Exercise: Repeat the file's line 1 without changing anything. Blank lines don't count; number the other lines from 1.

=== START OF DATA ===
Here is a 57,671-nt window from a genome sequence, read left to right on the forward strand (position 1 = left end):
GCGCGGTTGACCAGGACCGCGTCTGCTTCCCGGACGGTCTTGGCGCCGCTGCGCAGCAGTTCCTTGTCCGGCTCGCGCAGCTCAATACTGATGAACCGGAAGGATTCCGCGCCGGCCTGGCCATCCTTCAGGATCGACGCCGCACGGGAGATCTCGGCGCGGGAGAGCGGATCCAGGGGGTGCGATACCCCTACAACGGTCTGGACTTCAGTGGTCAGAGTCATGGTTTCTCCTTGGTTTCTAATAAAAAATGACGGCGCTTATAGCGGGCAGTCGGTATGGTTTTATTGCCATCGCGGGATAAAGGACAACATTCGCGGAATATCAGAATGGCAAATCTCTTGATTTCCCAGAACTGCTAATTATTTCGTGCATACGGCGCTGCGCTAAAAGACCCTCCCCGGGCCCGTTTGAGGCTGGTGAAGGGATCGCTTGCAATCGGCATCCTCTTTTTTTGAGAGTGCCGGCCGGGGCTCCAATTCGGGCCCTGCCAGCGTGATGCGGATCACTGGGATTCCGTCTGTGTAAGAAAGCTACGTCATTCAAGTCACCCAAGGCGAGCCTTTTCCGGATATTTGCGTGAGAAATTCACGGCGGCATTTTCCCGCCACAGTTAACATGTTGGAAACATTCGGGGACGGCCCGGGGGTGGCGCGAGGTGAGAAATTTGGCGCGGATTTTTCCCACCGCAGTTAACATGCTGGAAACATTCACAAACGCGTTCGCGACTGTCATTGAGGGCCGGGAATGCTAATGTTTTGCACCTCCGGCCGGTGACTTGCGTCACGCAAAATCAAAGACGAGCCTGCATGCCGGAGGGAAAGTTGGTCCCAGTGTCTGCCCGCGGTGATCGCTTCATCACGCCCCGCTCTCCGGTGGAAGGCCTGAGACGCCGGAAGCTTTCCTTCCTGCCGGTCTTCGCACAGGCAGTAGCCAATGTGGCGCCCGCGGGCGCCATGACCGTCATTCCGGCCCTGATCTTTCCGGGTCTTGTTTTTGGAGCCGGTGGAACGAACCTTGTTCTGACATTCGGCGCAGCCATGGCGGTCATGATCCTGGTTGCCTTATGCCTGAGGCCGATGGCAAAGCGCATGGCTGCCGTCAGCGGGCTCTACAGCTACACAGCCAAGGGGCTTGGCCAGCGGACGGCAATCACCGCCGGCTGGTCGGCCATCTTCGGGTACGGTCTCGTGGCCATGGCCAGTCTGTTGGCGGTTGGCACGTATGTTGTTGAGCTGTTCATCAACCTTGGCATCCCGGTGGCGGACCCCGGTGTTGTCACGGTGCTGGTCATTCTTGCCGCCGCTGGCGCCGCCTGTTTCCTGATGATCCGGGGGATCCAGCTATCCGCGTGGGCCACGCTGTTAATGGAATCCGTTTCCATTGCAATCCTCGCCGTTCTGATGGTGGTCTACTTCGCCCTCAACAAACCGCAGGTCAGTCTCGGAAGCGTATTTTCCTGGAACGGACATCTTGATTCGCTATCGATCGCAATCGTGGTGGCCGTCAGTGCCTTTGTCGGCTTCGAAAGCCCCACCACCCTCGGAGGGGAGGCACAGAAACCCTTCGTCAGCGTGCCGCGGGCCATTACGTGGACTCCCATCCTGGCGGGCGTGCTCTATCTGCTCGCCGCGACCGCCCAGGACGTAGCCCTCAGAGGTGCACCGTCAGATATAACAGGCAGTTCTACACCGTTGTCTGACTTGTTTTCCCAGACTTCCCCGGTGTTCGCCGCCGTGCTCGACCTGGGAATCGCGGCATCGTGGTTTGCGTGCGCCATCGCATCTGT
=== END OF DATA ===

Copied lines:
Here is a 57,671-nt window from a genome sequence, read left to right on the forward strand (position 1 = left end):